The new year rally now hangs in the balance as the S&P 500 sits right between its all-time high and December low.
On Tuesday, all three major stock indexes notched their second-worst daily decline of the year after China, the world's second largest economy, posted its lowest annual growth rate in nearly three decades.
At Tuesday's close, the S&P 500 was less than 11 percent from its all-time intraday high of 2940.91 made last September and up nearly 12 percent from its intraday low of 2346.58 from the end of December. As investors weigh where the markets will move, Craig Johnson, senior technical research analyst at Piper Jaffray, notes that the velocity of the move from the lows is extremely rare.
"When I go back over the last 50 years and do this analysis, I have found 12 other periods where you have made advances of more than 13 percent over 17 trading sessions. And what I found is that eight of them have typically been V-bottomed and those are bottoms coming off of major market lows. And then the other four have been those double-bottom varieties, and they weren't major bottom lows," he said Tuesday on CNBC's "Trading Nation."
In order for the market rally to pick up where it left off, Johnson said the S&P 500 will "need to reverse a downtrend off of [the] October highs of last year."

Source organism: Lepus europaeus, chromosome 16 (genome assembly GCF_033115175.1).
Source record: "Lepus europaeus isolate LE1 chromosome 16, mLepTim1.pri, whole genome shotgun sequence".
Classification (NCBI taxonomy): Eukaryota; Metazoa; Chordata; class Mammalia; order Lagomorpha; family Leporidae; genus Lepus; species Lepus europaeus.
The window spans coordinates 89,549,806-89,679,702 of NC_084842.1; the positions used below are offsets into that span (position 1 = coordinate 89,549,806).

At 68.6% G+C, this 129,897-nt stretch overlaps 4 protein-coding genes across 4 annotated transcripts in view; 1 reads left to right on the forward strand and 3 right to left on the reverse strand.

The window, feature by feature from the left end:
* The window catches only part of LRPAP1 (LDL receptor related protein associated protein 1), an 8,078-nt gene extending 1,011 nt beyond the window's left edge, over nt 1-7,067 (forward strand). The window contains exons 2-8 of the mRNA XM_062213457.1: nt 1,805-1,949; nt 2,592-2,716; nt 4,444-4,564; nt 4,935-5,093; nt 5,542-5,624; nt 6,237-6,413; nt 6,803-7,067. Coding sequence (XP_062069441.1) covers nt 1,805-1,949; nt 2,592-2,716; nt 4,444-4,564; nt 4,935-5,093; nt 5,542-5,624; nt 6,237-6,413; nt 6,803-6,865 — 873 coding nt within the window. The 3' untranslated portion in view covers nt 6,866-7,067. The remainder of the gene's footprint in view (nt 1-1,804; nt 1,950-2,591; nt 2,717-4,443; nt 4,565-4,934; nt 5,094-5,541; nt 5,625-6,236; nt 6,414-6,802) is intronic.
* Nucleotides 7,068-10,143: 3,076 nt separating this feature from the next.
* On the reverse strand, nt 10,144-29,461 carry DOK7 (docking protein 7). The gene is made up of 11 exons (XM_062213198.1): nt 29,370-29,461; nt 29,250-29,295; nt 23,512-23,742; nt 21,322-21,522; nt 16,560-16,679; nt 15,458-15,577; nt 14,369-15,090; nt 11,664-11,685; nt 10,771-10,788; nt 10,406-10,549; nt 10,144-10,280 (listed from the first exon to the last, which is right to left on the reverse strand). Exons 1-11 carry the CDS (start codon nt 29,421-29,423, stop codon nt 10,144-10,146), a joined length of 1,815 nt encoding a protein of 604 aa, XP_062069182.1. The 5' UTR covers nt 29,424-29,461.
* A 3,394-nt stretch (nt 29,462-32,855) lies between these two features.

"You're going to push at this downtrend resistance line a couple times before you ultimately see the door open and you see the rally continue," he said. Johnson, who has a 2,725 year-end target for the S&P 500, encourages investors looking to play for a move higher to target individual stocks for gains.
"I want to be buying any of these dips in here. I don't want to be selling the rallies," he said.
Erin Gibbs, portfolio manager at S&P Global, also believes the bull case for stocks is still intact. She cited a strong start to earnings season, including better-than-expected results from financials last week, as positive indicators for the market.
"We've seen Q4 growth slightly edge up," she said. "We're even starting to see 2019 earnings revise up, and it's still very early in the season." However Gibbs cautions that any additional headlines involving macroeconomic or other geopolitical concerns may put pressure on the market rebound.
"We think that overall as companies start guiding towards 2019, so far, this should lead us into a further uptrend, and insure investors that we're still on very solid ground," Gibbs said.